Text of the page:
Haley's awards and decorations from the Coast Guard include the American Defense Service Medal (with "Sea" clasp), American Campaign Medal, Asiatic-Pacific Campaign Medal, European-African-Middle Eastern Campaign Medal, World War II Victory Medal, Coast Guard Good Conduct Medal (with 1 silver and 1 bronze service star), Korean Service Medal, National Defense Service Medal, United Nations Service Medal, and the Coast Guard Expert Marksmanship Medal.
After his retirement from the Coast Guard, Haley began his writing career, and eventually became a senior editor for Reader's Digest.
Haley conducted the first interview for Playboy magazine. The interview, with jazz legend Miles Davis, appeared in the September 1962 issue. In the interview, Davis candidly spoke about his thoughts and feelings on racism and it was that interview that set the tone for what became a significant feature of the magazine. Martin Luther King, Jr.'s Playboy Interview with Haley was the longest he ever granted to any publication. Throughout the 1960s, Haley was responsible for some of the magazine's most notable interviews, including an interview with American Nazi Party leader George Lincoln Rockwell, who agreed to meet with Haley only after Haley, in a phone conversation, assured him that he was not Jewish. Haley remained calm and professional during the interview, even though Rockwell kept a handgun on the table throughout it. Haley also interviewed Muhammad Ali, who spoke about changing his name from Cassius Clay. Other interviews include Jack Ruby's defense attorney Melvin Belli, Sammy Davis, Jr., Jim Brown, Johnny Carson, and Quincy Jones. He completed a memoir of Malcolm X just weeks before Malcolm X was assassinated in February 1965.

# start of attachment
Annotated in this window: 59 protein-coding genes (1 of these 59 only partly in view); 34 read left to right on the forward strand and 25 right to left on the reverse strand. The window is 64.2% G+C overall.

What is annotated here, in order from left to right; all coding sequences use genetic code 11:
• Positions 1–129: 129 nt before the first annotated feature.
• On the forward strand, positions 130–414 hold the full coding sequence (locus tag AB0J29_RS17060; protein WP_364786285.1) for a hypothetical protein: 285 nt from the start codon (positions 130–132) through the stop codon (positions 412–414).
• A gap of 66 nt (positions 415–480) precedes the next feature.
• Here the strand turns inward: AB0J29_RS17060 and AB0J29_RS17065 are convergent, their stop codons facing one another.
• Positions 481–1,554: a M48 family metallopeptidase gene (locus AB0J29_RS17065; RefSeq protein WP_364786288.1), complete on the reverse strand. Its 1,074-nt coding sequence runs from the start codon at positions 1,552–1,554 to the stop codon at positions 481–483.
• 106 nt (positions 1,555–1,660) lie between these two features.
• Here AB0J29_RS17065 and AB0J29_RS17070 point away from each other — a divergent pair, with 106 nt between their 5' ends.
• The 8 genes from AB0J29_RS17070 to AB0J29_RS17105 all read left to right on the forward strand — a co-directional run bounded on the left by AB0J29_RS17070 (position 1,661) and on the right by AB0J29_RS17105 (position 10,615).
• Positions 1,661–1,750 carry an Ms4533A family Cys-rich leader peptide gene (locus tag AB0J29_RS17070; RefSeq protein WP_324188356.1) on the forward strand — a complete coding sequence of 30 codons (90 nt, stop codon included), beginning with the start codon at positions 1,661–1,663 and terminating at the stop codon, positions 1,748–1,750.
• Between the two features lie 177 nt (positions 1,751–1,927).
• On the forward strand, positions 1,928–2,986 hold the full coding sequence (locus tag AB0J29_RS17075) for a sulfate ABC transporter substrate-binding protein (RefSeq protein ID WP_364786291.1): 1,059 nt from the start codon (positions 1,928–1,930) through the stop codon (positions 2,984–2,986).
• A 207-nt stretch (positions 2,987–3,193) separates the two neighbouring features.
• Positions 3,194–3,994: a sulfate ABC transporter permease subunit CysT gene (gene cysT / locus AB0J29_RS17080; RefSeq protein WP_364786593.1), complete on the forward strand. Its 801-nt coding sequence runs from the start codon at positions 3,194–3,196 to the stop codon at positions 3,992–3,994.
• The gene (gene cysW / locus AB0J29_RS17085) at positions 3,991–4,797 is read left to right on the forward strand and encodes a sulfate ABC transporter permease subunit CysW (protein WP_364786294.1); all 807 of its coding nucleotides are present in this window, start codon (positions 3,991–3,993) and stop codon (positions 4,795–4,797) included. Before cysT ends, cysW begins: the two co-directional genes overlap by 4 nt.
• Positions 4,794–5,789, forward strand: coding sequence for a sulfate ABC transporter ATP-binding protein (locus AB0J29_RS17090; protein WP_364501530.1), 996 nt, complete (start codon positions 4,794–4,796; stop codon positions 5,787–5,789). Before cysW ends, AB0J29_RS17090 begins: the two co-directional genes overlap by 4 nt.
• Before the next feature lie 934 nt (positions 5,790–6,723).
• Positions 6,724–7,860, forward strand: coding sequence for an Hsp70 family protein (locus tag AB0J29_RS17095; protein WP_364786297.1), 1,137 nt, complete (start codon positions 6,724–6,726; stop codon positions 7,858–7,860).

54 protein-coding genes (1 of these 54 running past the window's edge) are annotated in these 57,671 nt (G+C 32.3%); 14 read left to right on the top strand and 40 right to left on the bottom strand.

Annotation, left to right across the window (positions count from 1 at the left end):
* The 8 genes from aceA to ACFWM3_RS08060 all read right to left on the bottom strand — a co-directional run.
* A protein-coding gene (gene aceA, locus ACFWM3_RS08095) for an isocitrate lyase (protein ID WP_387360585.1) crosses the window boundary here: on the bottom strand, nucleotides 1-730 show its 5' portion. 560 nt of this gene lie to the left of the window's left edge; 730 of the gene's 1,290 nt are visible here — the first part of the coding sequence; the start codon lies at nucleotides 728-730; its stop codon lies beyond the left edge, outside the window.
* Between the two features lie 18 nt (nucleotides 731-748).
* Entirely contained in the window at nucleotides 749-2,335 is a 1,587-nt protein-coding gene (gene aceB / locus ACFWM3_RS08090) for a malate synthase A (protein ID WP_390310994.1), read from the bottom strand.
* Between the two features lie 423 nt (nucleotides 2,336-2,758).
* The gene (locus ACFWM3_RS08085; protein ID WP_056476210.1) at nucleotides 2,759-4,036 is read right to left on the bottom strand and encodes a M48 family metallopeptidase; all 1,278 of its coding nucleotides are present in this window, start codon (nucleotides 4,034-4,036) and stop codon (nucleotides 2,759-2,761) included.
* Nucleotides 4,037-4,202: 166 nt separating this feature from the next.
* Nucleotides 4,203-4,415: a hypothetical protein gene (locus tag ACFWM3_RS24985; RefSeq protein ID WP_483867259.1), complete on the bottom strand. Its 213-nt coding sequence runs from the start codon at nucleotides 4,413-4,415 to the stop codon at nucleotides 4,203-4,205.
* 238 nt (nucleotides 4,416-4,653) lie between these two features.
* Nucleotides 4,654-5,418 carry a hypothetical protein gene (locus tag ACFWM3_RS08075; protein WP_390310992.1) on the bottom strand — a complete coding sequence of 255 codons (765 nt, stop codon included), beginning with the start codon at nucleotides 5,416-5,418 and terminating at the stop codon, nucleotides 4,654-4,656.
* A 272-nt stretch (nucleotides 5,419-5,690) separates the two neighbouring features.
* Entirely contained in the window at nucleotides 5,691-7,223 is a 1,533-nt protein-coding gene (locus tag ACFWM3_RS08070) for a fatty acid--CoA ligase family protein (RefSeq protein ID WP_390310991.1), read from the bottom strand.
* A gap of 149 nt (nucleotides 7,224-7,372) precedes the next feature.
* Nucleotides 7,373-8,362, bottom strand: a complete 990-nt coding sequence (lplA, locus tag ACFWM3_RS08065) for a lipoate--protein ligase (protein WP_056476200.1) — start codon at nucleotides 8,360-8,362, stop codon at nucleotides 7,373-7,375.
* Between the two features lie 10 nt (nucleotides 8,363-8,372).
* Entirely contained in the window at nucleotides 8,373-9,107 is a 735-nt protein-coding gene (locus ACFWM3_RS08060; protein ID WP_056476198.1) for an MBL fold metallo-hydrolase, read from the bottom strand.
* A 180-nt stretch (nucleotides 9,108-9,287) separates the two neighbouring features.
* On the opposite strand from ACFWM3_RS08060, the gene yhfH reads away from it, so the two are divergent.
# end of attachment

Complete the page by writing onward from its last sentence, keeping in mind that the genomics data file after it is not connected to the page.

The Autobiography of Malcolm X
The Autobiography of Malcolm X, published in 1965, was Haley's first book. It describes the trajectory of Malcolm X's life from street criminal to national spokesman for the Nation of Islam to his conversion to Sunni Islam. It also outlines Malcolm X's philosophy of black pride, black nationalism, and pan-Africanism. Haley wrote an epilogue to the book summarizing the end of Malcolm X's life, including his assassination in New York's Audubon Ballroom.
Haley wrote The Autobiography of Malcolm X based on more than 50 in-depth interviews he conducted with Malcolm X between 1963 and the activist's February 1965 assassination. The two men first met in 1960 when Haley wrote an article about the Nation of Islam for Reader's Digest. They met again when Haley interviewed Malcolm X for Playboy.